In a similar vain to the Apple Health app, FitBit provides users with visualization of their bodily measurements. However, in this case, it requires the purchase of a watch. I saw FitBit's data visualization as something to take inspiration from as a manner of communication that has widespread popularity.


ADA is a directory that takes users' symptoms and gives out possible causes. This application gave me the idea to include a directory or search function for the application. It's UI is also very fresh and has a lot of white space, providing a great deal of breathability, which most users find refreshing.

Personas & Flows


With my research complete, I used the average demographics of my research group to put together a persona that I would keep in mind while creating the application. In this case, it is Robert Belcher (no relation), a 26 year old chef. After creating the persona, I also took a look at their empathy map in order to get a better sense of their thoughts and feelings.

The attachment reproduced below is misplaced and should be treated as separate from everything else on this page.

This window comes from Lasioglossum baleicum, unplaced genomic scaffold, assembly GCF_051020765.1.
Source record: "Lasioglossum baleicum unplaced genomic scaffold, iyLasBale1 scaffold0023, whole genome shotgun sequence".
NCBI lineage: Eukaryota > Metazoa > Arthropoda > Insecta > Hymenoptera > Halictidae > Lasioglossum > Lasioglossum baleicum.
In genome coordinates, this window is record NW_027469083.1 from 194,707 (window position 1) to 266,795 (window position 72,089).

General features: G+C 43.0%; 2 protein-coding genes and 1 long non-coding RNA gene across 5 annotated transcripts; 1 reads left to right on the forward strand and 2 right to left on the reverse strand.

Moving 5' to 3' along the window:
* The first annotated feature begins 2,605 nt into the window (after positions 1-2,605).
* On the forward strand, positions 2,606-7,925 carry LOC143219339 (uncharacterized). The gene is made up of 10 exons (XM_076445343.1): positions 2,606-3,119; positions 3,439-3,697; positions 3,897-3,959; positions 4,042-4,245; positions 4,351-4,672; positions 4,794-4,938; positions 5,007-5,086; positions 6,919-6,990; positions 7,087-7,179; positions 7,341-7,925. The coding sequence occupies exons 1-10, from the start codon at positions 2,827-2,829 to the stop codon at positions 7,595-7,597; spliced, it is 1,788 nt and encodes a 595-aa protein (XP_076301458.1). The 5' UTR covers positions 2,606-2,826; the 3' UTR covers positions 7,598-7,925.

User Stories

After developing my empathy map and persona, I looked at the scope of the project. These tools were integral to my design thinking, as over time, I would return to my user stories to guide my decision making. I made five user stories to ensure that I covered as many edge cases as possible.

  • Main User Story: As a user, I want to understand my health metrics from the doctor better in order to find out what to do to be healthier.
  • User Story 2: As a user, I want to search for information about my prescriptions, so that I am aware of side effects and mixing effects it may have on my body.
  • User Story 3: As a user, I want to track my health measurements, so that I can make goals in order to become healthier over time.